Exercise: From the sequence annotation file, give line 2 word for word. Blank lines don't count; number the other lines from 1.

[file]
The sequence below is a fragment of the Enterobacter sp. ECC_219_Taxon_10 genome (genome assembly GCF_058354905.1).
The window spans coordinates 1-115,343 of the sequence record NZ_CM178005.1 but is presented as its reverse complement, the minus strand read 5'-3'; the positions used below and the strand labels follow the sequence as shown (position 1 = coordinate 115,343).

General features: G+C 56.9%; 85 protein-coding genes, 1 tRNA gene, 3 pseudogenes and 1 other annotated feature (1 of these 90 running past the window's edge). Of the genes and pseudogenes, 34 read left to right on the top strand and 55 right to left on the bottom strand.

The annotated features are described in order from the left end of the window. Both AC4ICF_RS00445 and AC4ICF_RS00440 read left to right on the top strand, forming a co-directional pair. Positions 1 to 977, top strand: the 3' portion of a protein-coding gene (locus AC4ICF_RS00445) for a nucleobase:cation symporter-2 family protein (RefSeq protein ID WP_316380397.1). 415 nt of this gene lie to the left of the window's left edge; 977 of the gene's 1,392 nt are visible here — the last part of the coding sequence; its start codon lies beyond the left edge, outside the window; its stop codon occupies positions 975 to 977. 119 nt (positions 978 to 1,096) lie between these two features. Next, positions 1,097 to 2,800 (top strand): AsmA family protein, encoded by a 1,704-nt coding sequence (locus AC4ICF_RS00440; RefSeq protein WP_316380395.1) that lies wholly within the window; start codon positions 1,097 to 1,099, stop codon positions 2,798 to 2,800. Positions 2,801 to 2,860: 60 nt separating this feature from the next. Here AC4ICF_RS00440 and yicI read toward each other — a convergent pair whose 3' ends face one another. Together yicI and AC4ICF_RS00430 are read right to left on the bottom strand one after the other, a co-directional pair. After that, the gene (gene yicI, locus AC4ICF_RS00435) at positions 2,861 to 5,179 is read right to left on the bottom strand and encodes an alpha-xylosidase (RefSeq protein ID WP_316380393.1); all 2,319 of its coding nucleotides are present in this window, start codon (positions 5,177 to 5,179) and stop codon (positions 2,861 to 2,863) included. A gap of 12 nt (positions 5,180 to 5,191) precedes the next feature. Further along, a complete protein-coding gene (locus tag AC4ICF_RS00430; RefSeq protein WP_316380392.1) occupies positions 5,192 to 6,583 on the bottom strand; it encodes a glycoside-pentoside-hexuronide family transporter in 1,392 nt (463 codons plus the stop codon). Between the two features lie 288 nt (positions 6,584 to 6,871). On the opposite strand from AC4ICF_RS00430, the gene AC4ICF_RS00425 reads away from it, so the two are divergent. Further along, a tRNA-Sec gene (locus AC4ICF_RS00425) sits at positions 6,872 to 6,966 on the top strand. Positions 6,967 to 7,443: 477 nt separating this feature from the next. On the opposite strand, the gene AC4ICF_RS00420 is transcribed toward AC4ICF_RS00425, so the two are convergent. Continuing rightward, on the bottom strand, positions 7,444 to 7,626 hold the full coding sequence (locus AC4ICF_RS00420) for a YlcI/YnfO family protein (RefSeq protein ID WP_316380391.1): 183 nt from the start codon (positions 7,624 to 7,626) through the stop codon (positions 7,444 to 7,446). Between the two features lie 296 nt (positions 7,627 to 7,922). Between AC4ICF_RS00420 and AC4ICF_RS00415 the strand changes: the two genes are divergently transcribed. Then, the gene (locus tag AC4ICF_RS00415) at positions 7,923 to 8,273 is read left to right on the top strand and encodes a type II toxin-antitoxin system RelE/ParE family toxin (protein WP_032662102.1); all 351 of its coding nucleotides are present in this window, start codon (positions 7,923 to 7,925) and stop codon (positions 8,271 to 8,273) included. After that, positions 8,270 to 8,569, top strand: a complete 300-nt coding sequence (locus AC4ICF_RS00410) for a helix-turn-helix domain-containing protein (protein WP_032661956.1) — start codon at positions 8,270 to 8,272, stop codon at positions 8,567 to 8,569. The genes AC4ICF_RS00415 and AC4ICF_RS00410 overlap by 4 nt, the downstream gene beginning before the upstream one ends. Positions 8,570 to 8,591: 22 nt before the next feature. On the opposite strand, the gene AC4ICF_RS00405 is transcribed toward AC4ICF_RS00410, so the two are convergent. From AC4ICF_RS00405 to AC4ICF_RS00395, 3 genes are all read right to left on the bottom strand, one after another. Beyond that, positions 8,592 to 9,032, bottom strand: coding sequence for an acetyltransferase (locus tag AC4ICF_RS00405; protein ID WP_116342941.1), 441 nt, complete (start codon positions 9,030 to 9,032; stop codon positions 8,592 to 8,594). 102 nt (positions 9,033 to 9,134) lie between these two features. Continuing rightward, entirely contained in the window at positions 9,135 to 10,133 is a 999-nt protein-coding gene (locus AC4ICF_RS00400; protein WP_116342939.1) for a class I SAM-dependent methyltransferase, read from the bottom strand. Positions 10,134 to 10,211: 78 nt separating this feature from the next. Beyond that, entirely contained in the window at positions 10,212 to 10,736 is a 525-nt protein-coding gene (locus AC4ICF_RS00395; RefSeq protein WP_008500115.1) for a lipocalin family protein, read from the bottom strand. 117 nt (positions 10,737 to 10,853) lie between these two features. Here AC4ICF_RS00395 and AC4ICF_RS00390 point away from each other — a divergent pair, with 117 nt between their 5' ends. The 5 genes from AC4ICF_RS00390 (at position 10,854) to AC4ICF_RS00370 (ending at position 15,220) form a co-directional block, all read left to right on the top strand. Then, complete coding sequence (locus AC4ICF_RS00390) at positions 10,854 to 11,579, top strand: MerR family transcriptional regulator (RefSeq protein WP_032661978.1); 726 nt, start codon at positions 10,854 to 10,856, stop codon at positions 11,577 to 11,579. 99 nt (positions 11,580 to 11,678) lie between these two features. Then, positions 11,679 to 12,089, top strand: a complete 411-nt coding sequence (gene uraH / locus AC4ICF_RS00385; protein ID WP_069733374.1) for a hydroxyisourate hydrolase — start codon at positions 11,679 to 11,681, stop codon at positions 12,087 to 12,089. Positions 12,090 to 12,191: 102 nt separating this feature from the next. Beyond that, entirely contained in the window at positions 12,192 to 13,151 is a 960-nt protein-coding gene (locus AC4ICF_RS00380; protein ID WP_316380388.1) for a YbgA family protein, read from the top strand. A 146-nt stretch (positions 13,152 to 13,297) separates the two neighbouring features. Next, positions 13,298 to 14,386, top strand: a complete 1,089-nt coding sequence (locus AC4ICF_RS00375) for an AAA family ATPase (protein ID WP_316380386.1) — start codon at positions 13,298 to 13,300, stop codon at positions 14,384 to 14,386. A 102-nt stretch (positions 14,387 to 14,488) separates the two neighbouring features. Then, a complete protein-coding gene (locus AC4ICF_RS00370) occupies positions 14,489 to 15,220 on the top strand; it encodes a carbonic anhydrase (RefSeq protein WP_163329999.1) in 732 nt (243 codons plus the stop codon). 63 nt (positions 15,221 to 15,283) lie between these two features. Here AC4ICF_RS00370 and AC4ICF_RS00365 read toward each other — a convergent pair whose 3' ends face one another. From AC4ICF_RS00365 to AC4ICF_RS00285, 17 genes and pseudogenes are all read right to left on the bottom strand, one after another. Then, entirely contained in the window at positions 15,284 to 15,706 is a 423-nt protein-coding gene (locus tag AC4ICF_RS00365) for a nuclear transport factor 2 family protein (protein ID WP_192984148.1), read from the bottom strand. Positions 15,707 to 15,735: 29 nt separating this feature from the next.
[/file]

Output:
The window spans coordinates 1-115,343 of the sequence record NZ_CM178005.1 but is presented as its reverse complement, the minus strand read 5'-3'; the positions used below and the strand labels follow the sequence as shown (position 1 = coordinate 115,343).